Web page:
What XPage Is
How It Works
A Case Study
View Pages
      Multi-Row
      Single-Row
      Hybrid
Insert Pages
      Hybrid
      Single-Row
Edit Pages
Search Pages
Delete Pages
      Single-Row
      Hybrid
Overall Features
      Page Features
Engineer's View
      System Catalog
      Page Types
      View Pages
      Insert Pages
      Edit Pages
      Search Pages
      Delete Pages

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This web site is no longer being updated. The version of XPage available here dates back to 2002. XPage was meant to be completely redesigned and rewritten from scratch. However the work on its new release suffered from what I later learned to be the Second-system syndrome. For 3-4 years I kept designing and redesigning the new version here and there, worked on these elaborate interaction diagrams, and created barebone implementations in PHP and later in Python. But, XPage 1.0 never came to life. However XPage 0.2, in the very state that is available here, with all the code that I wish I could hide and not let anyone look at, is still deployed and running today on a couple of industrial and educational intranets.

What XPage Is

XPage is an XML-based tool for automatic generation of data-intensive web-based applications.  It means that the tool is programmed in XML language; it produces a web-based application as the product; and it is intended for development of applications which are basically dealing with data storage, retrieval and manipulation tasks.  It is not stated in that long expression, but the tool relies on relational database systems as the data source; that is the data of the product application is stored in a relational database system.

This tool was developed in an effort to produce a software development environment which can totally eliminate or greatly ease the phase of implementation for web-based applications which are designed for managing structured information.  Although we are calling it a tool, it is actually an architecture together with an associated tool for developing applications based on that architecture.

The Architecture That It Offers

The view of this tool from a web-based application is a set of dynamic pages which are linked together, interact with the user and work with the data stored in a relational database.  The interesting point about this architecture is that it is not trying to deviate from the intrinsic nature of the web.  Neither it is trying to build a new paradigm for web-based programming nor is it fitting another programming technology to the web environment.  It is based on the conventional server-side programming for developing dynamic web pages, with the major difference that it is not based on writing program code.

The tool has a page-oriented approach for application development, hence the name XPage.  Every page of the product application is described with a high-level abstract XML document.  In the runtime environment, these XML documents are automatically and transparently transformed into stand-alone server-side scripts (currently in PHP) using an XSL Transformation.  Based on their functionality and responsibility, every page of the product application is classified into one of the five basic page types supported by the tool:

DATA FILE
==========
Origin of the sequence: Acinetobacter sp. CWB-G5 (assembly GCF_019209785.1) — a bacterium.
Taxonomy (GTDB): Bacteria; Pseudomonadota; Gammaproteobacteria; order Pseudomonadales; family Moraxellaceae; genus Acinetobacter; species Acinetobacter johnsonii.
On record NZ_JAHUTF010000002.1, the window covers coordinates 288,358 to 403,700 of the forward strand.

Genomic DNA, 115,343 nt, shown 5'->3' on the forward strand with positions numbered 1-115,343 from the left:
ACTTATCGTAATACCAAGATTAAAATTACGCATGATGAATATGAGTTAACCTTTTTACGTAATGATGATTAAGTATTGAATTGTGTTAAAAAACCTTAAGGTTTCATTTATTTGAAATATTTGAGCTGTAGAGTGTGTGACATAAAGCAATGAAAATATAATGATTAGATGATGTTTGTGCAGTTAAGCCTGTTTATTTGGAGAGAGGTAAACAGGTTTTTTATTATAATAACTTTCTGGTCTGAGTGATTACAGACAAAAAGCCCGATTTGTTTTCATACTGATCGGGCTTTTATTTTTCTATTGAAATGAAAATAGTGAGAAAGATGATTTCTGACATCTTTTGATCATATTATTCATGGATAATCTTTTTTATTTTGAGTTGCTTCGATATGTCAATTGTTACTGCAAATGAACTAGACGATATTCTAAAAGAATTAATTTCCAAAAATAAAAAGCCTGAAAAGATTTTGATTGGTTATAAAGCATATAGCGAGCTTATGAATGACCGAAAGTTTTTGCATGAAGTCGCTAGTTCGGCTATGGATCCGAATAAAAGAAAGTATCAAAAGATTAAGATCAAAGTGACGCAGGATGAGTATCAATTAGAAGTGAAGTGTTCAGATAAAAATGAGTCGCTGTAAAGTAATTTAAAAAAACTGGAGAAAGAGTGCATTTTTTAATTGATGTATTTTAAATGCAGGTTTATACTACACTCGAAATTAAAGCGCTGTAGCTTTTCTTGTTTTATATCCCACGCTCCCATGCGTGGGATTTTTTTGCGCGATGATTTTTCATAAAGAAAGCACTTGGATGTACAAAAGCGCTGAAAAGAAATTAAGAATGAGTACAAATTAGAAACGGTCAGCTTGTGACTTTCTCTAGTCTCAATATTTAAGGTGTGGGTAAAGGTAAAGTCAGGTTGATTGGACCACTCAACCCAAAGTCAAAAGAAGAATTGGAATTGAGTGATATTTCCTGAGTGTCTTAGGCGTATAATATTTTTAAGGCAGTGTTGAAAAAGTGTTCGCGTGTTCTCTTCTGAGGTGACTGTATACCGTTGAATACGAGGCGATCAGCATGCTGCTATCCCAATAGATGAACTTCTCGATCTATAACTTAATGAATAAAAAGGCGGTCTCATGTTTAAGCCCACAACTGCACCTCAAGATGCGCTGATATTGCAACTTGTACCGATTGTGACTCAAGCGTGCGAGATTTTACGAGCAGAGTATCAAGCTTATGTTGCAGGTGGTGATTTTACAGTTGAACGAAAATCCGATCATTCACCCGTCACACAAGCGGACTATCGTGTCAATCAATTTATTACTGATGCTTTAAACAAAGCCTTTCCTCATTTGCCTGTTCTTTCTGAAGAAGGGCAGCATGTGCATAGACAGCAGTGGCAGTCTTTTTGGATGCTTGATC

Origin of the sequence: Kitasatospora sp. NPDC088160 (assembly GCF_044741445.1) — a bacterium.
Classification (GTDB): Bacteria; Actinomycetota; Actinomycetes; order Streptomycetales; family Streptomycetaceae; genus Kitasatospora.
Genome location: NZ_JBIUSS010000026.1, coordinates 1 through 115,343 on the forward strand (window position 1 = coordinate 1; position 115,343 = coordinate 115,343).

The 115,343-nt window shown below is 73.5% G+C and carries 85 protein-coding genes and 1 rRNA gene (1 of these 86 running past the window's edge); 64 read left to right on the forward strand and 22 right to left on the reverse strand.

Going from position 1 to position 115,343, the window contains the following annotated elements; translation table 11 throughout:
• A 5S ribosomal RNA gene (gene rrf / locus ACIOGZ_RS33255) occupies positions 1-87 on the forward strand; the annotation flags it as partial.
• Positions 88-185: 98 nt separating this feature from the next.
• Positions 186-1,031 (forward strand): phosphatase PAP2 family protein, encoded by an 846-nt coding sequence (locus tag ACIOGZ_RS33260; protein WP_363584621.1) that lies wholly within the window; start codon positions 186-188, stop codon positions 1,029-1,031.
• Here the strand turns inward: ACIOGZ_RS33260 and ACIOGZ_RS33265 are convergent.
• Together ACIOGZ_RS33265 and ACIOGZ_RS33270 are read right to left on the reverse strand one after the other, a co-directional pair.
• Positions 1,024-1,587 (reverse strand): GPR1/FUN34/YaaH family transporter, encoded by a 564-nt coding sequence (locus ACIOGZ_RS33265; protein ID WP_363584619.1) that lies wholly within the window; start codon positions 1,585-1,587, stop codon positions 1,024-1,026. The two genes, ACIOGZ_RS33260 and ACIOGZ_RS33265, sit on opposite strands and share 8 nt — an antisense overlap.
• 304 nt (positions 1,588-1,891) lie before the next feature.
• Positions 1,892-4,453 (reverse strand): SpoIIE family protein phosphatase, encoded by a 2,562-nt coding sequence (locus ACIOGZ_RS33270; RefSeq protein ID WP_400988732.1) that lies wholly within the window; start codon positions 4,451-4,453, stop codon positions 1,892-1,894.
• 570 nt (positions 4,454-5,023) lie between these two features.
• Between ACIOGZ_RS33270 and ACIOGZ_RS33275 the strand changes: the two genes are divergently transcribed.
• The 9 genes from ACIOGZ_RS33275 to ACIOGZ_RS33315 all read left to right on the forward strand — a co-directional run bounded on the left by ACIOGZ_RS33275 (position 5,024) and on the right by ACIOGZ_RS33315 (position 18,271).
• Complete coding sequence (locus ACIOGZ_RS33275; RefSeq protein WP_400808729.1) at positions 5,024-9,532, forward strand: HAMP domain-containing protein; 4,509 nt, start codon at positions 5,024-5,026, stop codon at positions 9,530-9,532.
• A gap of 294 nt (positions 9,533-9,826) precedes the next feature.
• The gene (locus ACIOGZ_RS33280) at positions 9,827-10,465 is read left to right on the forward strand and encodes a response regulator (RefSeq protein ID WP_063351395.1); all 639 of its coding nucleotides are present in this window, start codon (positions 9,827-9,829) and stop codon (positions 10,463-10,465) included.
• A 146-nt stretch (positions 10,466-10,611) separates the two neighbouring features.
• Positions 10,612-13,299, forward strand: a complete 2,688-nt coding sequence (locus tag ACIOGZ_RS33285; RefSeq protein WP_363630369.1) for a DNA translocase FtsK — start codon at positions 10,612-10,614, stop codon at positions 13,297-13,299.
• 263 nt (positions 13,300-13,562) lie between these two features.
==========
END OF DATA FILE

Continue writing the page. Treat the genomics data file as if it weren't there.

• View pages retrieve the information from the data sources and display it to the end user
  • Insert pages obtain user input using HTML forms and store the data in the system
  • Edit pages are used for modifying the stored data
  • Search pages allow the end user to query the information stored in the system
  • Delete pages are used for data removal

Although looking very similar, the format of the XML documents is different for each type of the page.  The information provided in the XML documents is mainly concerned with the data model of the page; the data source or data target of the page, the data items that it displays or manipulates and the format in which it displays or inputs data.

Why Such A Tool

The web, while introduced initially as a medium for broadcasting information, is increasingly used as a platform for implementing software systems.  Existence of the standard client (web browser), possibility of using the system from remote locations, intrinsic network access, centralized management of data,  improved security model and convenience of using HTML forms for generating user interfaces are among the advantages of using the web as a development platform.

On the other hand, managing the development of web-based systems is often difficult.  In particular, it is not straightforward to separate the logic and presentation for these systems, as the program code is usually embedded within the HTML document, both in server-side and client-side technologies.  However this tool introduces a high-level abstract language for defining the pages, which lets the developer focus on the data instead of writing program code.

Moreover, most data-intensive applications are based on a number of recurrent design patterns.  The basis of such applications is managing structured information.  For example, primitive data manipulation operations like insert, edit and delete are repeatedly used in every part of these systems, however every time it is just the data source that changes and the process is merely repeated.  Validating user input in data entry forms is another process which is widely repeated.  This repetition in the logic of the application results in similar program files and similar user input forms.  Not only does it make difficult the implementation and maintenance phases, but also it makes the development process quite error-prone.  However this tool offers a different development model allowing the developer to take advantage of the solutions implemented in the generic program files of the tool.